Pride in My Peoria

by Molly Deadmond

A series profiling the fascinating locals that
you probably haven’t heard of…!

Growing up in Peoria, I never gave much thought to the history of the area or its people. In nearly 22 years, the most prominent Peorians I had heard of were comedian Richard Pryor, who influenced generations of comedians globally, and Susan G. Komen—a woman whose death from breast cancer spurred her sister Nancy Brinker to form the largest breast cancer foundation in the United States, tackling issues of advocacy and resources for patients. I remember hearing an announcement every year for the Race for the Cure, and seeing the city decorated in the Susan G. Komen Breast Cancer Foundation’s iconic pink color. I hadn’t known about Richard Pryor’s connection to the city until I was well into high school, and it took me several years after that to look into who he was and what he was known for.

Recently, I began to wonder, “If I didn’t know about Komen and Pryor—two of the most well-known Peorians to exist—who else did I not know about?” Upon joining Big Picture Initiative as an intern, I was assigned the task of creating a list of notable Peorians nominated for the Portraits of Peoria project. This project, which is a collaboration between Big Picture, Discover Peoria, and ArtsPartners of Central Illinois, is producing a series of portraits created by local artists displayed on the Central Building at the corner of Main and Adams streets in downtown Peoria. This gave me an opportunity to research nearly 50 people whose efforts have impacted Peoria… and the world.

During my research, the Peoria Public Library became an invaluable resource. There were many people whose information could be found with a short Google search, but there were some—like former president of the Peoria chapter of the NAACP John Gwynn—whose information was much harder to find. Luckily, the Local History/Genealogy room at the downtown branch was there to help. After submitting a list of names, I was contacted with those they were able to find, and I scheduled a visit to look at the appropriate documents.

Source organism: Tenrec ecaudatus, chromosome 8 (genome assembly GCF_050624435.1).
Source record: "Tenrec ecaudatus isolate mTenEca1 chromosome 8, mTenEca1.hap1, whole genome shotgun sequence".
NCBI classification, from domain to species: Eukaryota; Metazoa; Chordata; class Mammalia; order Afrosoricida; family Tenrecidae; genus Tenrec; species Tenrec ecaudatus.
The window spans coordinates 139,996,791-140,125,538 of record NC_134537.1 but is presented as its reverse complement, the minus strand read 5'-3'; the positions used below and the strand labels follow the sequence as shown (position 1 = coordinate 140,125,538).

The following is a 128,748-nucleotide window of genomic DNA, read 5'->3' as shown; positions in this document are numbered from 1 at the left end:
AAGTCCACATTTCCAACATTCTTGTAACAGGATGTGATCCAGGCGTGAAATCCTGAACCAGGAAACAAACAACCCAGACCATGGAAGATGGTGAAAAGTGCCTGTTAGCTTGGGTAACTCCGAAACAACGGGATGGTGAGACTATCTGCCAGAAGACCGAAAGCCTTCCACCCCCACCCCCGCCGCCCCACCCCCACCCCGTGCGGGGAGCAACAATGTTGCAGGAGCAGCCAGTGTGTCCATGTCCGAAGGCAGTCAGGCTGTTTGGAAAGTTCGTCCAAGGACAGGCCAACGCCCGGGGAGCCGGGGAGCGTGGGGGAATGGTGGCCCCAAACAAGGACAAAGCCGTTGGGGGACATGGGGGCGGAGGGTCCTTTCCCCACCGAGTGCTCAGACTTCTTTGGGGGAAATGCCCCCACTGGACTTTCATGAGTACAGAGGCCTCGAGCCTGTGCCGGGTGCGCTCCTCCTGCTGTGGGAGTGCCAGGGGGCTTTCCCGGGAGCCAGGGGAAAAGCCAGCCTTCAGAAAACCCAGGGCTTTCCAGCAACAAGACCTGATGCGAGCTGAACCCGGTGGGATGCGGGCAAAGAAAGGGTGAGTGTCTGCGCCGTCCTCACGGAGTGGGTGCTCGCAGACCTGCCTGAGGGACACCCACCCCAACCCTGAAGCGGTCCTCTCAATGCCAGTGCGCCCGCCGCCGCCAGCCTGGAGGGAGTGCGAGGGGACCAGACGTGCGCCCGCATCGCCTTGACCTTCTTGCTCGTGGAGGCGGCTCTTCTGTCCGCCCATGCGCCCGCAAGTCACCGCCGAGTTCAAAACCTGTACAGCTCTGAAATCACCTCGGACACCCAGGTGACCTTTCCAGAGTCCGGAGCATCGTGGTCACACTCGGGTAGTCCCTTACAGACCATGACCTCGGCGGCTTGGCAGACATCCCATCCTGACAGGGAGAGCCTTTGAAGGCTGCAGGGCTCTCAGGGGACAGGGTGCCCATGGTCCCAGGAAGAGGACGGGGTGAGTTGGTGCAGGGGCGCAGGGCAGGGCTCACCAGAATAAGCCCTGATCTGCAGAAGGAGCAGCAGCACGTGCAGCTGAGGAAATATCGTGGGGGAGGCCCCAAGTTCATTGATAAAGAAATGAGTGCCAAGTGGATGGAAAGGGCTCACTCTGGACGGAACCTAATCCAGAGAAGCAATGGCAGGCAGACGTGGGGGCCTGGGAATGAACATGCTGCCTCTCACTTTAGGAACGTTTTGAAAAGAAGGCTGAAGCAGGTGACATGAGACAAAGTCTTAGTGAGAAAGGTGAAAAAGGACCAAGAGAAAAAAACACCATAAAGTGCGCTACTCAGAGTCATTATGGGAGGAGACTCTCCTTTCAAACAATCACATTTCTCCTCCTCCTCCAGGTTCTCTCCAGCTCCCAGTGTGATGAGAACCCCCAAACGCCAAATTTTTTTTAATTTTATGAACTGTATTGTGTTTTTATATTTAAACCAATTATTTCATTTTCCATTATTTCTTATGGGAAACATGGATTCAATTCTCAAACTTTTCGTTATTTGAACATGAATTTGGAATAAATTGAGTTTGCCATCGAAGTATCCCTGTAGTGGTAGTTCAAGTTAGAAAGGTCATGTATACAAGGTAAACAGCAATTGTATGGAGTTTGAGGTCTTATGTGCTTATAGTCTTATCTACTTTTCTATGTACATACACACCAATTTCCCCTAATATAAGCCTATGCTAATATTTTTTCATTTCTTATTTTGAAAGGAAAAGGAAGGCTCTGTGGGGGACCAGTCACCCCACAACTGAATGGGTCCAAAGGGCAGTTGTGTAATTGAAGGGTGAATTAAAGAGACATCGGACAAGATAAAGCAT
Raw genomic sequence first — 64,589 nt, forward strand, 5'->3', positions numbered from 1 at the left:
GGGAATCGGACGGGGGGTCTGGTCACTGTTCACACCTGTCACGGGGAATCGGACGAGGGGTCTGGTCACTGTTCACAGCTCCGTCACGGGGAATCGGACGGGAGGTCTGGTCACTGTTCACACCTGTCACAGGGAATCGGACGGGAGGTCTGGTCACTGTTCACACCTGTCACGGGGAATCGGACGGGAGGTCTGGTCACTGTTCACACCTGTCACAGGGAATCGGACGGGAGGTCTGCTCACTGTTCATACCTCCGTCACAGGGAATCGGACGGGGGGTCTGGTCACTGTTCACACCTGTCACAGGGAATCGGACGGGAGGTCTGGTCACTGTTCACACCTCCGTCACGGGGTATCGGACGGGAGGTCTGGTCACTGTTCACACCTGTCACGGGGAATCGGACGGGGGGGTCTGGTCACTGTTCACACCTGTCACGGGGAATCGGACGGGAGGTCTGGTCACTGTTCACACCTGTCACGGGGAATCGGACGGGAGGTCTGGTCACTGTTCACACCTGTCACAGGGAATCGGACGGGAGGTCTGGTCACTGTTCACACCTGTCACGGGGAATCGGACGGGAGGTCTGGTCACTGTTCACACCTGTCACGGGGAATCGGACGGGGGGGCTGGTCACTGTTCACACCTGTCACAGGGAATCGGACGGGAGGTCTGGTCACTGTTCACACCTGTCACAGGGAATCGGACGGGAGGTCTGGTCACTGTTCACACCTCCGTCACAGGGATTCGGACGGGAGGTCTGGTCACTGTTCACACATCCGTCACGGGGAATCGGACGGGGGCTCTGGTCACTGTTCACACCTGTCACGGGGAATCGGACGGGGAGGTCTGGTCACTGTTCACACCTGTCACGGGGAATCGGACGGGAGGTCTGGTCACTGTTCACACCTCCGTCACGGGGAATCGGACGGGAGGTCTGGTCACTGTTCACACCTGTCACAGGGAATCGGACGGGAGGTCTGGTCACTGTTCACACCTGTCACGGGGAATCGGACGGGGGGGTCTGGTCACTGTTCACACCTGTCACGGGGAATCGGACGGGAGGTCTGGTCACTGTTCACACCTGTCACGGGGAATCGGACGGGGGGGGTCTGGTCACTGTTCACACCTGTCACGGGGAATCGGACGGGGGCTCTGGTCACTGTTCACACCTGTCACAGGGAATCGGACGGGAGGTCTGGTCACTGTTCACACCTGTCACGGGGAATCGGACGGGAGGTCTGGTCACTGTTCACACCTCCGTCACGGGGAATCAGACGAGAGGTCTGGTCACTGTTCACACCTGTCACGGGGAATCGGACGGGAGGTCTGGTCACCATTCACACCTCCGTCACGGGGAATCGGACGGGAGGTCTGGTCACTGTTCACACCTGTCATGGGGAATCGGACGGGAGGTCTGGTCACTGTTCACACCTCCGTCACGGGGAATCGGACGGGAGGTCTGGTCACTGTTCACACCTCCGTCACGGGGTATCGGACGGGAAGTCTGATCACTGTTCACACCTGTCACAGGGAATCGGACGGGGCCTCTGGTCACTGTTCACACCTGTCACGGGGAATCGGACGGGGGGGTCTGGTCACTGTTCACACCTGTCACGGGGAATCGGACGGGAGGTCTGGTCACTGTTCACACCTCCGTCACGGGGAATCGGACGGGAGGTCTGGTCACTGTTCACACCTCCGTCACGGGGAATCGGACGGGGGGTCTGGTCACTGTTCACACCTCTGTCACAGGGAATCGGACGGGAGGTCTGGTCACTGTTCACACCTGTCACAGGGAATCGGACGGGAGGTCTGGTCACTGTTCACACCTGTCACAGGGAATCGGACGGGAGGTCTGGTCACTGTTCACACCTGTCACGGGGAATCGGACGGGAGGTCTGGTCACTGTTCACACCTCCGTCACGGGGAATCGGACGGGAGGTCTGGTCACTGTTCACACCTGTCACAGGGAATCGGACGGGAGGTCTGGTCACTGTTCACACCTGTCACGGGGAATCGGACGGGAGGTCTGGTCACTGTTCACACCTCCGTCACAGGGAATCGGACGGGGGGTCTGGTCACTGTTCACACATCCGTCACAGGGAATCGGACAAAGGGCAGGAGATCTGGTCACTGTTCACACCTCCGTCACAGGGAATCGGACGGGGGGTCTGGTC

Through my research, I have come across many fascinating people, like Norman V. Kelly. Kelly was a retired private investigator-turned-author, whose works span short stories, novels, and articles, ranging from murder mystery fiction to historical accounts of Peoria. Or Annie Turnbo Malone, a chemist and entrepreneur who developed and manufactured hair care and beauty products specifically for Black women. She became one of the first African American woman to be a millionaire. Today, her name lives on via a series of beauty schools across the nation.

Learning so much about my hometown and the people that emerged from it has been an amazing experience; one I encourage others to start. A quick Google search regarding influential people from your school or neighborhood can get you started, and resources such as the Peoria Public Library can help supply more information. In the coming Giving Voice issues, I’ll be writing about the individuals displayed in the Portraits of Peoria project. Next month will be a profile on feminist writer and activist Betty Friedan.

About Molly Deadmond

Molly Deadmond is a recent graduate of Eureka College with a Bachelor’s Degree in Communications. Born and raised in Peoria, IL, Deadmond has a deep love for her community, and hopes to contribute to making her hometown a better place for all. Deadmond is a lover of all things creative, with a special love for creative writing. She believes that art is a form of therapy and escape that anyone can enjoy, regardless of talent or skill level. She enjoys video games, nature, and spending time with the ones she loves.